SHM Converge 2023
More Data, Fewer Problems
Reducing variability of structured interdisciplinary rounds
Thomas Grogean, Do
William Demarco, DO
Accountable Care Units (ACU® care model) with Structured Interdisciplinary Bedside Rounds (SIBR® rounds), which we consider the gold standard of acute inpatient care, have shown significant improvements in throughput, clinical outcomes, and satisfaction.
Yet, prior studies have noted difficulties achieving similar improvements or sustaining them. Interdisciplinary rounds are a predominantly physician-led teamwork process with efficacy vulnerable to inconsistent physician leadership and engagement. Our hospital had previously implemented ACUs and SIBR, with variable physician and nurse performance and engagement barriers to sustained improvements. SIBR had degraded over the years since launch, predominantly as a result of:
- frontline staff changes,
- organizational leadership changes,
- the impact of a new EMR on work practices
- resource availability to orient and upskill staff
- the impact of COVID-19 on day-to-day care.
In 2022 we began to relaunch our ACUs with SIBR rounds to align unit outcomes with organizational goals: improved length of stay (LOS), discharge coordination, and patient experience. With this relaunch, we sought to optimize process fidelity and outcomes by (1) measuring performance variation and (2) coaching outlier physicians.
What are SIBR Rounds?
- Patient-centered, 6-step communication protocol for hospitalist, nurse, and available allied health to review checklists at the bedside and synthesize plans of care and discharge
- Part of the award-winning Accountable Care Unit (ACU) teamwork care model developed at Emory University in 2010 and now supported by 1Unit Inc.
We began with the usual project management, online & onsite training, and external expertise to launch on 2 units in summer 2022.
- Oncology unit, 17 beds
- Progressive Care Unit, 20 beds
Then we added a novel strategy:
- Measure: Track daily data on rounds quality and quantity, with the help of the unit’s charge nurse
- Report: Automated hospitalist, team, and unit performance reports, using specialist software
- Act: Physician and nurse leaders review reports weekly to address emerging issues
For 7 months, ~89% of daily team rounds were evaluated across the 2 units (n = 426/477).
Strong results were observed across the triple aim: Patient Experience, Care Outcomes, and Throughput/Costs.
Process monitoring enabled leaders to rapidly remediate performance variability. The SIBR quantity & quality criteria are recorded each day by the charge nurse who is coordinating the SIBR round. The data is digitized by the unit administrator later in the morning, which takes approximately 60 seconds.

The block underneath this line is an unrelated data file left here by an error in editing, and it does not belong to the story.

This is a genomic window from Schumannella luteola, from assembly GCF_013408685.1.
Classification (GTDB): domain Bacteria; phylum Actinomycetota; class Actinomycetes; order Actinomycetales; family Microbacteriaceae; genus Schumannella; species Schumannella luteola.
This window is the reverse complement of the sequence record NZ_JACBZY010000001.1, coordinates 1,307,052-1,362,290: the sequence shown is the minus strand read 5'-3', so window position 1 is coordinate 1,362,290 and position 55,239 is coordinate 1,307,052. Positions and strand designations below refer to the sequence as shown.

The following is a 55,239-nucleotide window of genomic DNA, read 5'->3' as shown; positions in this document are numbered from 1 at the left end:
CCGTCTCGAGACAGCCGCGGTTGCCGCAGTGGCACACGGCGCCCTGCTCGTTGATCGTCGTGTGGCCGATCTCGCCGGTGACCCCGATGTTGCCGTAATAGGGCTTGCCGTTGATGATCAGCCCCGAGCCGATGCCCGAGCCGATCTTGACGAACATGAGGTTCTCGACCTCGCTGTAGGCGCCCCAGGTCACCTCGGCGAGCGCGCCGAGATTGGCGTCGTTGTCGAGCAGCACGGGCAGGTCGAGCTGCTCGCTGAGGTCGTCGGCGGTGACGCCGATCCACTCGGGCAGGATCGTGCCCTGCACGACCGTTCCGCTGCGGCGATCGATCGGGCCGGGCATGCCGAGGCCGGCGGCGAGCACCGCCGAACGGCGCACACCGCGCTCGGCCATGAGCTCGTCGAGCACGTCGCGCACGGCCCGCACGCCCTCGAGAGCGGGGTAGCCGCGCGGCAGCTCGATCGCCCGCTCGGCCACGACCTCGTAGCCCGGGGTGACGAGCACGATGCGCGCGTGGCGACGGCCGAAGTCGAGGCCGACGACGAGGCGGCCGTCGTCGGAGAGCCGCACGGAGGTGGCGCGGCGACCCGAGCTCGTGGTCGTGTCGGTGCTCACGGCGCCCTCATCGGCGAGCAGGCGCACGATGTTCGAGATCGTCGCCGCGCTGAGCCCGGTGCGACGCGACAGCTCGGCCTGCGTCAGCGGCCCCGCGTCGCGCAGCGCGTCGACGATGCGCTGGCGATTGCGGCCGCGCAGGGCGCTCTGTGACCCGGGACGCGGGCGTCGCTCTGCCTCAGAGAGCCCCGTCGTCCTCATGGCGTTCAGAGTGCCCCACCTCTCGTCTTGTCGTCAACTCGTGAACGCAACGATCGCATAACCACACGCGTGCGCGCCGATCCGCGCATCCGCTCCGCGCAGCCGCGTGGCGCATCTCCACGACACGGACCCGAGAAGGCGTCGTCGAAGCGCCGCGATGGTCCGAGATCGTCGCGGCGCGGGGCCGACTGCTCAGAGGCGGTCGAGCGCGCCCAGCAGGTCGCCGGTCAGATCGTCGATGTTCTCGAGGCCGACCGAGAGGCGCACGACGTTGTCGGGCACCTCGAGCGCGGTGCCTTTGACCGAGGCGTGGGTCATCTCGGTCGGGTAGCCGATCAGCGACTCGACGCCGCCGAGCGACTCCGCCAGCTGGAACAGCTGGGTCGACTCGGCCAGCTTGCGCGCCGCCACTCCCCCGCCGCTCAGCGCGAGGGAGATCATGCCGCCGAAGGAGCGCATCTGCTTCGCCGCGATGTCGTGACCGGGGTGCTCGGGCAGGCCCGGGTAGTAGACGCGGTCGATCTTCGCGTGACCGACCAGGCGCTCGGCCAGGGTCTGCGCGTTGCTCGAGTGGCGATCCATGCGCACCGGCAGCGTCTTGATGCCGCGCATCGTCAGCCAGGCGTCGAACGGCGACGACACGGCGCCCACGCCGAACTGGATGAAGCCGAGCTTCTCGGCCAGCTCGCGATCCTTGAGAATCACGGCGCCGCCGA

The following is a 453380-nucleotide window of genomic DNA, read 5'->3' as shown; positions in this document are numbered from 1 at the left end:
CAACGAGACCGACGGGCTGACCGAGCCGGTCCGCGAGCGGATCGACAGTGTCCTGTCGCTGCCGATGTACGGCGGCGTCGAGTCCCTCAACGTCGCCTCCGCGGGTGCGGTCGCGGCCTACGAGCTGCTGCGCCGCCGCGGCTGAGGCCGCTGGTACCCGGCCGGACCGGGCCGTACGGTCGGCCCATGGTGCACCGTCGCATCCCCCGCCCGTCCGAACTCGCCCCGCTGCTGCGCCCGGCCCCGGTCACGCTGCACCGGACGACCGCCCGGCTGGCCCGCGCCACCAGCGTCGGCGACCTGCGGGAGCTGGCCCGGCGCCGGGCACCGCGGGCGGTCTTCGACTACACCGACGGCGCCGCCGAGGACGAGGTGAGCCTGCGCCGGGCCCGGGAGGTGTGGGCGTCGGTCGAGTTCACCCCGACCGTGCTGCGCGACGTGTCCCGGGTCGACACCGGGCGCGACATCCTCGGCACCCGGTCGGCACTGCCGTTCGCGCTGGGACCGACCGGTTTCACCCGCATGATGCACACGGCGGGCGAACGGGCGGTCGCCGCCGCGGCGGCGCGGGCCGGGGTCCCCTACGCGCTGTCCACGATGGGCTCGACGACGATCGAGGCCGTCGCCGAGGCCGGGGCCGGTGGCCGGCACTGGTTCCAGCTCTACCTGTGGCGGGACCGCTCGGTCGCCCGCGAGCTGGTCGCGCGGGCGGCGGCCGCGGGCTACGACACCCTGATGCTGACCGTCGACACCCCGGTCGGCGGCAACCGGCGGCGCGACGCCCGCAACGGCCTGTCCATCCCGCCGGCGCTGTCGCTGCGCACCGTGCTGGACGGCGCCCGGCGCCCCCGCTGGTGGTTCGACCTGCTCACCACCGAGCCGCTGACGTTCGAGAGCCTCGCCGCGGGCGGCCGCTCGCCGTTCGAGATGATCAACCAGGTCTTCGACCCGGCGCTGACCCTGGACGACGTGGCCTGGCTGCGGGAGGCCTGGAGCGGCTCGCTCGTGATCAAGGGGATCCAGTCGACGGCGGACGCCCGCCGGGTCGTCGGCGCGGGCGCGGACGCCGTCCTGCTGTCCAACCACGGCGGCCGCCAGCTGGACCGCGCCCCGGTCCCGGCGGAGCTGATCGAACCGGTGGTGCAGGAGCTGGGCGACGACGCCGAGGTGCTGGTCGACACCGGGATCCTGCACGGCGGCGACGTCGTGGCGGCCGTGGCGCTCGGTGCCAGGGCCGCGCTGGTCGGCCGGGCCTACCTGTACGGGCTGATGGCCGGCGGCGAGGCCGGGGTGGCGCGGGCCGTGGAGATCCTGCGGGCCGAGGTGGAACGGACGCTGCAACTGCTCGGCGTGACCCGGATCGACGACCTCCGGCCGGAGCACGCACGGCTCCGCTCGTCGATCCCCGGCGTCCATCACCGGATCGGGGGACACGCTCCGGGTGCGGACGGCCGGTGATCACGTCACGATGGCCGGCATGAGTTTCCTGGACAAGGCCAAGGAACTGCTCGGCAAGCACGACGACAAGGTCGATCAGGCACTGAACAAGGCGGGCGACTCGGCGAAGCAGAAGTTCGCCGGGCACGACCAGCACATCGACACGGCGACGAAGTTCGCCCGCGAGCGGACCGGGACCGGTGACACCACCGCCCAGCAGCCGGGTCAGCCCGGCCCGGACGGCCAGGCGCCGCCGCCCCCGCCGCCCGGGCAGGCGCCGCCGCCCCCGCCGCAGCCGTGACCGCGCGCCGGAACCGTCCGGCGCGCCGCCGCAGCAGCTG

Leaders reviewed the reports weekly and intervened as needed – e.g., coaching outlier physicians, upskilling residents or reinforcing education points with nurses – which improved metrics such as duration and quality.
Where necessary, leaders reviewed the full set of data for the day(s) including any custom notes that have been added by the charge nurse to gain a better understanding of the context of the work environment that day and the issues highlighted, see example SIBR notes below.
“SIBR went well today, we had a great first full week. More good catches today from nursing, r/t bowel regimes and anticipated discharge needs for some. Everyone seems very invested in starting on time and what there (sic) role is.”
– SIBR Rounds Manager
“We had a lot of teaching during SIBR today that took up a lot of time. Also, the structure was not followed at the beginning, and I needed to redirect everyone, including nursing to the structure of SIBR. … I will address this asap! ”
– SIBR Rounds Evaluator
“Dr. X was awesome, he called each family while rounding and was still able to finish in 60min. He did a great job!”
– SIBR Rounds Evaluator
Process Metrics – Duration & Quality
Significant variation in round duration was identified between Hospitalists. Hospitalist specific box-and-whisker plots were generated to highlight the intra-group variation.
For example, it was found that some Hospitalists were not adhering to the SIBR ground rule of coming prepared to SIBR. Instead they were completing their primary data gathering at the bedside requiring the rest of the SIBR participants to wait before beginning the 6-step SIBR communication protocol. This was a cause of frustration for the other team members.
With these insights, Leaders are able to intervene and reset the expectations around coming to SIBR fully prepared. Why the focus about ‘Starting on time’? If there are delays in the round beginning, staff become frustrated and will start to question the value of the process when they have other responsibilities.
While the overall SIBR quality scores for both units are high, this level of performance is only achieved because of timely interventions when dips in performance are efficiently addressed.
For example, as part of the process monitoring, if it is reported that ‘SIBR did not start on time’ a trigger alert is sent to the SIBR supporting team who can then notify the unit leaders about an issue to address, or to commend the team on continuing to deliver SIBR rounds when faced with challenges.
“SIBR started 1/2 hr late hospitalist assessed pt’s during rounds greater than 5 min a pt. It took 89 min for SIBR on only 8 pt’s – too long.”